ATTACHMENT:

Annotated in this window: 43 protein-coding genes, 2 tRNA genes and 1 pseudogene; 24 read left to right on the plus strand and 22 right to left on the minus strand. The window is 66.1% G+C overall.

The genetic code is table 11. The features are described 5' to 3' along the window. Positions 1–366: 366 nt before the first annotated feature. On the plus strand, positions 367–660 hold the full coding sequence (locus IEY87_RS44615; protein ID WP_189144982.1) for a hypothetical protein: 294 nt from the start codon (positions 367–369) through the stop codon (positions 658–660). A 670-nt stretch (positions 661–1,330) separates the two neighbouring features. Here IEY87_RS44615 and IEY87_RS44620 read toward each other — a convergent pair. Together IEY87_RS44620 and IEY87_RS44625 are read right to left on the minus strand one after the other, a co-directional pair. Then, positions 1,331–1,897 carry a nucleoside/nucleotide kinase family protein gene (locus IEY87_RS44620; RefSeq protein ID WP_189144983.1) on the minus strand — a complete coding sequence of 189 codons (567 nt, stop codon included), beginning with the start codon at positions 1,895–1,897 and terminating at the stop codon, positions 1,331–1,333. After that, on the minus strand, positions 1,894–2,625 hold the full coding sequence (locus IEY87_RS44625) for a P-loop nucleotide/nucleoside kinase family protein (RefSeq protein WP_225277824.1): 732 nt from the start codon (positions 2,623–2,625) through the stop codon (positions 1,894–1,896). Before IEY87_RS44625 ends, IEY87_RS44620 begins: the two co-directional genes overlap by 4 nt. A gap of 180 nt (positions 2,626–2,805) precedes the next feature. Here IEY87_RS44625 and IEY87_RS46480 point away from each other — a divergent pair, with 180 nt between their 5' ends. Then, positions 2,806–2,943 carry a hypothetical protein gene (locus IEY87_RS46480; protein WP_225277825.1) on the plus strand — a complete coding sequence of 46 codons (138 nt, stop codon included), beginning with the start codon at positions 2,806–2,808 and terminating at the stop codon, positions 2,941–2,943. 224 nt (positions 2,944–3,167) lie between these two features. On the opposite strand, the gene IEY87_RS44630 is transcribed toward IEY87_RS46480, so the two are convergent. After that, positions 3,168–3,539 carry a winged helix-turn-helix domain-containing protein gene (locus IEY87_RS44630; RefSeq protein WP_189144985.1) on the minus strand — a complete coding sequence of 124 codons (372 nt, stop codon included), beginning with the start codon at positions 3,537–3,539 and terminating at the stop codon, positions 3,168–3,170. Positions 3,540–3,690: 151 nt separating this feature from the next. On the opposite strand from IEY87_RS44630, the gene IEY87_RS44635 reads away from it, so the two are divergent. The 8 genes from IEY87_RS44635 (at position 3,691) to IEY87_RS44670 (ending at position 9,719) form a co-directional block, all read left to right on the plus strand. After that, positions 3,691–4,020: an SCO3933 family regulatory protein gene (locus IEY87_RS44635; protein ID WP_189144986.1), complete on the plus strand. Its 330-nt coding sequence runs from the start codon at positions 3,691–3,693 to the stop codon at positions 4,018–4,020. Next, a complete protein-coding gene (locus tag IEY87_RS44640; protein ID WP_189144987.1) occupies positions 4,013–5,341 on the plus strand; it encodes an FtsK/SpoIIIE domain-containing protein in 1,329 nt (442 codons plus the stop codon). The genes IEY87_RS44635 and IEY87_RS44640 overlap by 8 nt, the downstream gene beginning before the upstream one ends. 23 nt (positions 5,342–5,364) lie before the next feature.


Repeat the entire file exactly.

Annotated in this window: 43 protein-coding genes, 2 tRNA genes and 1 pseudogene; 24 read left to right on the plus strand and 22 right to left on the minus strand. The window is 66.1% G+C overall.

The genetic code is table 11. The features are described 5' to 3' along the window. Positions 1–366: 366 nt before the first annotated feature. On the plus strand, positions 367–660 hold the full coding sequence (locus IEY87_RS44615; protein ID WP_189144982.1) for a hypothetical protein: 294 nt from the start codon (positions 367–369) through the stop codon (positions 658–660). A 670-nt stretch (positions 661–1,330) separates the two neighbouring features. Here IEY87_RS44615 and IEY87_RS44620 read toward each other — a convergent pair. Together IEY87_RS44620 and IEY87_RS44625 are read right to left on the minus strand one after the other, a co-directional pair. Then, positions 1,331–1,897 carry a nucleoside/nucleotide kinase family protein gene (locus IEY87_RS44620; RefSeq protein ID WP_189144983.1) on the minus strand — a complete coding sequence of 189 codons (567 nt, stop codon included), beginning with the start codon at positions 1,895–1,897 and terminating at the stop codon, positions 1,331–1,333. After that, on the minus strand, positions 1,894–2,625 hold the full coding sequence (locus IEY87_RS44625) for a P-loop nucleotide/nucleoside kinase family protein (RefSeq protein WP_225277824.1): 732 nt from the start codon (positions 2,623–2,625) through the stop codon (positions 1,894–1,896). Before IEY87_RS44625 ends, IEY87_RS44620 begins: the two co-directional genes overlap by 4 nt. A gap of 180 nt (positions 2,626–2,805) precedes the next feature. Here IEY87_RS44625 and IEY87_RS46480 point away from each other — a divergent pair, with 180 nt between their 5' ends. Then, positions 2,806–2,943 carry a hypothetical protein gene (locus IEY87_RS46480; protein WP_225277825.1) on the plus strand — a complete coding sequence of 46 codons (138 nt, stop codon included), beginning with the start codon at positions 2,806–2,808 and terminating at the stop codon, positions 2,941–2,943. 224 nt (positions 2,944–3,167) lie between these two features. On the opposite strand, the gene IEY87_RS44630 is transcribed toward IEY87_RS46480, so the two are convergent. After that, positions 3,168–3,539 carry a winged helix-turn-helix domain-containing protein gene (locus IEY87_RS44630; RefSeq protein WP_189144985.1) on the minus strand — a complete coding sequence of 124 codons (372 nt, stop codon included), beginning with the start codon at positions 3,537–3,539 and terminating at the stop codon, positions 3,168–3,170. Positions 3,540–3,690: 151 nt separating this feature from the next. On the opposite strand from IEY87_RS44630, the gene IEY87_RS44635 reads away from it, so the two are divergent. The 8 genes from IEY87_RS44635 (at position 3,691) to IEY87_RS44670 (ending at position 9,719) form a co-directional block, all read left to right on the plus strand. After that, positions 3,691–4,020: an SCO3933 family regulatory protein gene (locus IEY87_RS44635; protein ID WP_189144986.1), complete on the plus strand. Its 330-nt coding sequence runs from the start codon at positions 3,691–3,693 to the stop codon at positions 4,018–4,020. Next, a complete protein-coding gene (locus tag IEY87_RS44640; protein ID WP_189144987.1) occupies positions 4,013–5,341 on the plus strand; it encodes an FtsK/SpoIIIE domain-containing protein in 1,329 nt (442 codons plus the stop codon). The genes IEY87_RS44635 and IEY87_RS44640 overlap by 8 nt, the downstream gene beginning before the upstream one ends. 23 nt (positions 5,342–5,364) lie before the next feature.